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Millard Caldwell
Administrator of the Federal Civil Defense Administration

In office
December 1, 1950 – November 15, 1952
President Harry S. Truman
Preceded by Position established
Succeeded by James Jeremiah Wadsworth (Acting)
Chair of the National Governors Association

In office
May 26, 1946 – July 13, 1947
Preceded by Ed Martin
Succeeded by Horace Hildreth
29th Governor of Florida

In office
January 2, 1945 – January 4, 1949
Preceded by Spessard Holland
Succeeded by Fuller Warren
Member of the United States House of Representatives
In office
March 4, 1933 – January 3, 1941
Preceded by Tom Yon
Succeeded by Bob Sikes
Member of the Florida House of Representatives

In office
Personal details
Born Millard Fillmore Caldwell
(1897-02-06)February 6, 1897
Beverly, Tennessee, U.S. (now Knoxville)
Died October 23, 1984(1984-10-23) (aged 87)
Tallahassee, Florida, U.S.
Political party Democratic
Spouse(s) Mary Harwood
Children 3
Military service
Allegiance United States
Service/branch  United States Army
Years of service 1918–1919
Rank US-O2 insignia.svg First Lieutenant
Battles/wars World War I

Millard Fillmore Caldwell (February 6, 1897 – October 23, 1984) was an American politician. He was the 29th Governor of Florida (1945–1949) and served in all three branches of government at various times in his life, including as a U.S. Representative and Florida Supreme Court justice.

Biography[edit | edit source]

Caldwell was born in the rural area of Beverly, Tennessee, outside Knoxville. There he attended public schools and attended Carson-Newman College, the University of Mississippi, and the University of Virginia.[1] During World War I, Caldwell enlisted in the U.S. Army on April 3, 1918. He was commissioned as a second lieutenant in the Field Artillery, and was discharged on January 11, 1919.[2]

Caldwell was married to Mary Harwood Caldwell; the couple's three children were Susan, Millard, and Sally. Caldwell moved to Milton, Florida in 1924, practicing law there.

Career[edit | edit source]

Portrait of Caldwell

In 1926, Caldwell began serving as prosecutor and county attorney of Santa Rosa County; in 1929, he was elected as a Democrat to the state House, where he was a member until 1932.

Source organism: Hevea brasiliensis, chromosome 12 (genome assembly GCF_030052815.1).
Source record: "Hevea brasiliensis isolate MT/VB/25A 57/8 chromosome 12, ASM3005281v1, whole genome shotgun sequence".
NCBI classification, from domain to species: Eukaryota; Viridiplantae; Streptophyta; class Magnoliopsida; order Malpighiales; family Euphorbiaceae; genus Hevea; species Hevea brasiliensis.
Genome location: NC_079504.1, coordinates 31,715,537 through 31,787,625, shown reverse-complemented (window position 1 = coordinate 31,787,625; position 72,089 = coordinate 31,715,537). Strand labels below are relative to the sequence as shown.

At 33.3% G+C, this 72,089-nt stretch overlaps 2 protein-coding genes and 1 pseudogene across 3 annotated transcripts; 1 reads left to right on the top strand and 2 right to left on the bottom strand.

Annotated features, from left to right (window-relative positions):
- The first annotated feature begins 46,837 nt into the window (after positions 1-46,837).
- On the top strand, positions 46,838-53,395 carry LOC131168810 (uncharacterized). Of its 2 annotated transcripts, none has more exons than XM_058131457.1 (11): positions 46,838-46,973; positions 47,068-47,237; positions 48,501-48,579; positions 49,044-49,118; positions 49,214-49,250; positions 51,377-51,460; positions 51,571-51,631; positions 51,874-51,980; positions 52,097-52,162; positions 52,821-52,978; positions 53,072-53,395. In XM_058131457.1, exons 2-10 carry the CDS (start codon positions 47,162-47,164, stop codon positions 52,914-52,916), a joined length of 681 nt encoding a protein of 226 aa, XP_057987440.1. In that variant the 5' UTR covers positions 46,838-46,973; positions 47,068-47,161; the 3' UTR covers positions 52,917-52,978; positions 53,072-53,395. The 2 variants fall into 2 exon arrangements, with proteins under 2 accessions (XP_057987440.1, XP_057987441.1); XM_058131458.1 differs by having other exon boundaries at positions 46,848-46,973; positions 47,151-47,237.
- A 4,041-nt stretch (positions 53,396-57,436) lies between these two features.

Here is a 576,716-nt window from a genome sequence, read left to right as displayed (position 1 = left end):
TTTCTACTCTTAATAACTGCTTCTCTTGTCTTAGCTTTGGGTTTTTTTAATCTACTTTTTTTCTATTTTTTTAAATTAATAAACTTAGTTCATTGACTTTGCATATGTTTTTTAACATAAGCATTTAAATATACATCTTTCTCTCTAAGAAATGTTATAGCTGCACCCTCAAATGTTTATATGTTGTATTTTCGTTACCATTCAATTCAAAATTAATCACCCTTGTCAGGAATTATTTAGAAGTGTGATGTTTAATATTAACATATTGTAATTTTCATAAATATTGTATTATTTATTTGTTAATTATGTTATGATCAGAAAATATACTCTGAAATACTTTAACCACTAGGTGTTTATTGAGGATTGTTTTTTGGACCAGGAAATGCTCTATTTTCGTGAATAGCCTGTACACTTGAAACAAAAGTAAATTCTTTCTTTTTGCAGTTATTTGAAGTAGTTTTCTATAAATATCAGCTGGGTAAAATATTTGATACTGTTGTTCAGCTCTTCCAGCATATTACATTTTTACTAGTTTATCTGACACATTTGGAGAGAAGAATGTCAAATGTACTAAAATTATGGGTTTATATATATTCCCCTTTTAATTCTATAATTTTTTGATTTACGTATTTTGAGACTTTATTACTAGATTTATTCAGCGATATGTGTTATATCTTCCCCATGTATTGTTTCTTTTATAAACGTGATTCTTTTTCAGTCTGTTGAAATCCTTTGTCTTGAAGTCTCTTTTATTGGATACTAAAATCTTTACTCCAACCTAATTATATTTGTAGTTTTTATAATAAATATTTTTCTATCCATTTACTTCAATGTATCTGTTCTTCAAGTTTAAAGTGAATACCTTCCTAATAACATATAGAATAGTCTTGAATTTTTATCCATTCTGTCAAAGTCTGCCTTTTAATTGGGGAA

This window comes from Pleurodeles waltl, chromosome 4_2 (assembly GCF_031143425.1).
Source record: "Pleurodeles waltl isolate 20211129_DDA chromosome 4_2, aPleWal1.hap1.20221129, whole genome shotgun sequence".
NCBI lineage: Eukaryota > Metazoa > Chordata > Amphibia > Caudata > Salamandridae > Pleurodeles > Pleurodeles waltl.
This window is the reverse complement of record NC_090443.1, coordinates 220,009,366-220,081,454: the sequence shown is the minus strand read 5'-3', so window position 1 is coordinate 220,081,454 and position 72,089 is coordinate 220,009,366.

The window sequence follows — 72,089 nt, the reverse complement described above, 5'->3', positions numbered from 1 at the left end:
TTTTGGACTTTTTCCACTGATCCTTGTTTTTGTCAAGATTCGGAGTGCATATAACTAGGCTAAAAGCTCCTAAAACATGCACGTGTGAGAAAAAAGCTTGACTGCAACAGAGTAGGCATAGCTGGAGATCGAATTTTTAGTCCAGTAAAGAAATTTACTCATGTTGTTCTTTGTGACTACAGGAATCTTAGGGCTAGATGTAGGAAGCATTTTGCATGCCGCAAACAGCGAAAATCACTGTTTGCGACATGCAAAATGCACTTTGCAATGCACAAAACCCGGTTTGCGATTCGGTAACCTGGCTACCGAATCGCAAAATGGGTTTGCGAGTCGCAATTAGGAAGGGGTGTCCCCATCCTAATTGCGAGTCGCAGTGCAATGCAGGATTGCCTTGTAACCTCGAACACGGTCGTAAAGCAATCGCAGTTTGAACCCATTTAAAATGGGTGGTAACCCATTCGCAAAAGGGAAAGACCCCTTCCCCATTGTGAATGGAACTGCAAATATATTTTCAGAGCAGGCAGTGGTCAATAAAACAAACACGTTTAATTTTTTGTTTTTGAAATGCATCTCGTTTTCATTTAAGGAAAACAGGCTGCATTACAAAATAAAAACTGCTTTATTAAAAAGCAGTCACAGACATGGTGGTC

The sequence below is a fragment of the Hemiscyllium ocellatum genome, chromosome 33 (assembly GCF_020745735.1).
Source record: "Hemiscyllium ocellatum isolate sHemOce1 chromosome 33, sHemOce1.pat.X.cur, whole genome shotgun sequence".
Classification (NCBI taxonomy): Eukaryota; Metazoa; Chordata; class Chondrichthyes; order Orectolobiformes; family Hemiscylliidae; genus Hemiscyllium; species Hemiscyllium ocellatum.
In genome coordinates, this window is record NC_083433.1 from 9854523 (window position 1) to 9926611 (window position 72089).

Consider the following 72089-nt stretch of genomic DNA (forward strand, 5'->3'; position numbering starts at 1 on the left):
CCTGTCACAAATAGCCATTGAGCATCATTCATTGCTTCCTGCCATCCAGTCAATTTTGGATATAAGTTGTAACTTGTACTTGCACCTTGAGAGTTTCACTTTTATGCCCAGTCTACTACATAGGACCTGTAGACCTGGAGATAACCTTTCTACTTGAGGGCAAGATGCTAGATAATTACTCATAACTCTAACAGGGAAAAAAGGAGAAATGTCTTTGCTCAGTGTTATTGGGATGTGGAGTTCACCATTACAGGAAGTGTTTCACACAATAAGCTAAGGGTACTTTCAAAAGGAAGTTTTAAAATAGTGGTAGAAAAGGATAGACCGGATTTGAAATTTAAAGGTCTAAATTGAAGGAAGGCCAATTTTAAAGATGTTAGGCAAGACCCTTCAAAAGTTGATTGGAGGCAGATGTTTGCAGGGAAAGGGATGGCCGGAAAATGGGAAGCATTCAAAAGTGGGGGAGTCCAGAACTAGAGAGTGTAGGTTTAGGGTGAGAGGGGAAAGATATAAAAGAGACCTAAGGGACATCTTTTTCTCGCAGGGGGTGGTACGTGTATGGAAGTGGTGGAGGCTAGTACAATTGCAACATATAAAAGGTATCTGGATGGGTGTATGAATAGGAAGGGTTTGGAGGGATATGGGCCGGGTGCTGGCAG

In 1944, Caldwell was elected governor of Florida. Taking office in 1945, Caldwell's term is noted for his segregationist beliefs, as well as his support for road construction projects and the establishment of the Educational Minimum Foundation Program, which gave education funds to rural counties. One of the more colorful aspects of Caldwell's term came on August 10, 1945, during the surrender of Japan in World War II, when Caldwell issued a proclamation urging bars and other alcohol-selling establishments to close in order to prevent a frenzy of drunken celebration in the streets.

After leaving office in 1949, Caldwell was appointed the administrator of the Federal Civil Defense Administration by then-President Harry S. Truman in 1950. After leaving this post in 1952, Caldwell served as a justice – and later chief justice – on the State Supreme Court from 1962 to 1969.

On May 14, 1953, Caldwell was initiated as an honorary brother in the Alpha Phi chapter of Alpha Kappa Psi at the University of Florida[3]

Death[edit | edit source]

Caldwell died in Tallahassee on October 23, 1984. He is interred at Blackwood-Harwood Plantations Cemetery in Leon County in Tallahassee, Florida.

During his life, Caldwell was a member of the Newcomen Society, Freemasons, Shriners, Elks, and Knights of Pythias. He was also a member of Kappa Sigma and Phi Alpha Delta.

See also[edit | edit source]

  • List of Governors of Florida

References[edit | edit source]

External links[edit | edit source]

United States House of Representatives
Preceded by
Tom Yon
Member of the U.S. House of Representatives
from Florida's 3rd congressional district

Succeeded by
Bob Sikes
Party political offices
Preceded by
Spessard Holland
Democratic nominee for Governor of Florida
Succeeded by
Fuller Warren
Political offices
Preceded by
Spessard Holland
Governor of Florida
Succeeded by
Fuller Warren
Preceded by
Ed Martin
Chair of the National Governors Association
Succeeded by
Horace Hildreth
New office Administrator of the Federal Civil Defense Administration
Succeeded by
James Jeremiah Wadsworth

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